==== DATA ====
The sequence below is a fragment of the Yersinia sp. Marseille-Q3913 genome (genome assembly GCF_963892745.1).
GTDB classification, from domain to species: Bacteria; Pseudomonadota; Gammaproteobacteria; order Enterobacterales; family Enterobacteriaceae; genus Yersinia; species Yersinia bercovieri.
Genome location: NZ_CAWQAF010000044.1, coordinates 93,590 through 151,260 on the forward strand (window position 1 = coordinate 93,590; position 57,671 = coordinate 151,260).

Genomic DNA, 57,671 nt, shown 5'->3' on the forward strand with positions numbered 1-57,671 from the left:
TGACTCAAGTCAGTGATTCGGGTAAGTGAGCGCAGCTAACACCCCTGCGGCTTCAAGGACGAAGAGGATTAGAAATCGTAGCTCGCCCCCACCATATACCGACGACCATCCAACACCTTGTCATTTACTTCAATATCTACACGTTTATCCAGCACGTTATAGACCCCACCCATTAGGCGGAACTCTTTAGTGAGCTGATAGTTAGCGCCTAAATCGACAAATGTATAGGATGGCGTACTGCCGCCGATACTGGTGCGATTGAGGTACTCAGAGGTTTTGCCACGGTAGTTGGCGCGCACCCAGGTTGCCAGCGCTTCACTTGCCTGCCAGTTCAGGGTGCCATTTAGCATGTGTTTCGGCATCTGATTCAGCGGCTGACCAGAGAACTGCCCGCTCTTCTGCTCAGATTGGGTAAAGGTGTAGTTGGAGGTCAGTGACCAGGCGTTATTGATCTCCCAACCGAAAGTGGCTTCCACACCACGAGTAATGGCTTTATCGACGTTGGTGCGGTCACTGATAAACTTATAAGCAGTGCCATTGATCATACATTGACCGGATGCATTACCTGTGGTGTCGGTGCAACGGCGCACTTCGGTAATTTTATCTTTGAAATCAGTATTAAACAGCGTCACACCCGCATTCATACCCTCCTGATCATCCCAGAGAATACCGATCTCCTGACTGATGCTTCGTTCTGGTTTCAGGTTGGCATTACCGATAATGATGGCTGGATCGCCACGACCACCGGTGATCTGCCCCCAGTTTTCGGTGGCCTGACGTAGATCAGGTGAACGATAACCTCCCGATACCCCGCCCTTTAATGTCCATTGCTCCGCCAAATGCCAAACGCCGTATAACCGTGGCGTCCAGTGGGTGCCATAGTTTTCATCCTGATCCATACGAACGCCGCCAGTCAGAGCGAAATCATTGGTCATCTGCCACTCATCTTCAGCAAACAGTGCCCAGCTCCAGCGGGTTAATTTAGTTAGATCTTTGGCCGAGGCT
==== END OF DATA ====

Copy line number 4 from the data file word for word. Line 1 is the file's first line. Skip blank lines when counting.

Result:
Genomic DNA, 57,671 nt, shown 5'->3' on the forward strand with positions numbered 1-57,671 from the left: